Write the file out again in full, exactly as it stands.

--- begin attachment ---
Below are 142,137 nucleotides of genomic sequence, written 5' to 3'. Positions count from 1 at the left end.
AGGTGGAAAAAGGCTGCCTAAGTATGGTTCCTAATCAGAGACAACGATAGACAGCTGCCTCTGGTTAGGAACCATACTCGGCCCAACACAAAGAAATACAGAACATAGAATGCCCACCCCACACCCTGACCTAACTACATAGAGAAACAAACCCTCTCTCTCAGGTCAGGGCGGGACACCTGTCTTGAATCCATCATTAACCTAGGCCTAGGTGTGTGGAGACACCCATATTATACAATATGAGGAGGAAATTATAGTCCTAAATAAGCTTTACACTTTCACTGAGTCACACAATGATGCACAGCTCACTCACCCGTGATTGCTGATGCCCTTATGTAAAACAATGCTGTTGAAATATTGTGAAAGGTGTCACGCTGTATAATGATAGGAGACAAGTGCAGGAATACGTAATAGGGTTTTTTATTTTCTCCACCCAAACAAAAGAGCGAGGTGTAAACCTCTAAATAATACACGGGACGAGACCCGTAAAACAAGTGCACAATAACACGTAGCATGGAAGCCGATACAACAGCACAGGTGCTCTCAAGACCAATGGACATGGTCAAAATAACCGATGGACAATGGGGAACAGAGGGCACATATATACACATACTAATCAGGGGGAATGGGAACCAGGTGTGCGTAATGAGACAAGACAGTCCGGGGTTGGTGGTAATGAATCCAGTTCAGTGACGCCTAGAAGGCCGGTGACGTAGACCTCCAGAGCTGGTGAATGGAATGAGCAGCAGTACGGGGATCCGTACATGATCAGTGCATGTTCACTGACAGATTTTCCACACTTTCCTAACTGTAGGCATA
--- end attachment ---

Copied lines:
Below are 142,137 nucleotides of genomic sequence, written 5' to 3'. Positions count from 1 at the left end.
AGGTGGAAAAAGGCTGCCTAAGTATGGTTCCTAATCAGAGACAACGATAGACAGCTGCCTCTGGTTAGGAACCATACTCGGCCCAACACAAAGAAATACAGAACATAGAATGCCCACCCCACACCCTGACCTAACTACATAGAGAAACAAACCCTCTCTCTCAGGTCAGGGCGGGACACCTGTCTTGAATCCATCATTAACCTAGGCCTAGGTGTGTGGAGACACCCATATTATACAATATGAGGAGGAAATTATAGTCCTAAATAAGCTTTACACTTTCACTGAGTCACACAATGATGCACAGCTCACTCACCCGTGATTGCTGATGCCCTTATGTAAAACAATGCTGTTGAAATATTGTGAAAGGTGTCACGCTGTATAATGATAGGAGACAAGTGCAGGAATACGTAATAGGGTTTTTTATTTTCTCCACCCAAACAAAAGAGCGAGGTGTAAACCTCTAAATAATACACGGGACGAGACCCGTAAAACAAGTGCACAATAACACGTAGCATGGAAGCCGATACAACAGCACAGGTGCTCTCAAGACCAATGGACATGGTCAAAATAACCGATGGACAATGGGGAACAGAGGGCACATATATACACATACTAATCAGGGGGAATGGGAACCAGGTGTGCGTAATGAGACAAGACAGTCCGGGGTTGGTGGTAATGAATCCAGTTCAGTGACGCCTAGAAGGCCGGTGACGTAGACCTCCAGAGCTGGTGAATGGAATGAGCAGCAGTACGGGGATCCGTACATGATCAGTGCATGTTCACTGACAGATTTTCCACACTTTCCTAACTGTAGGCATA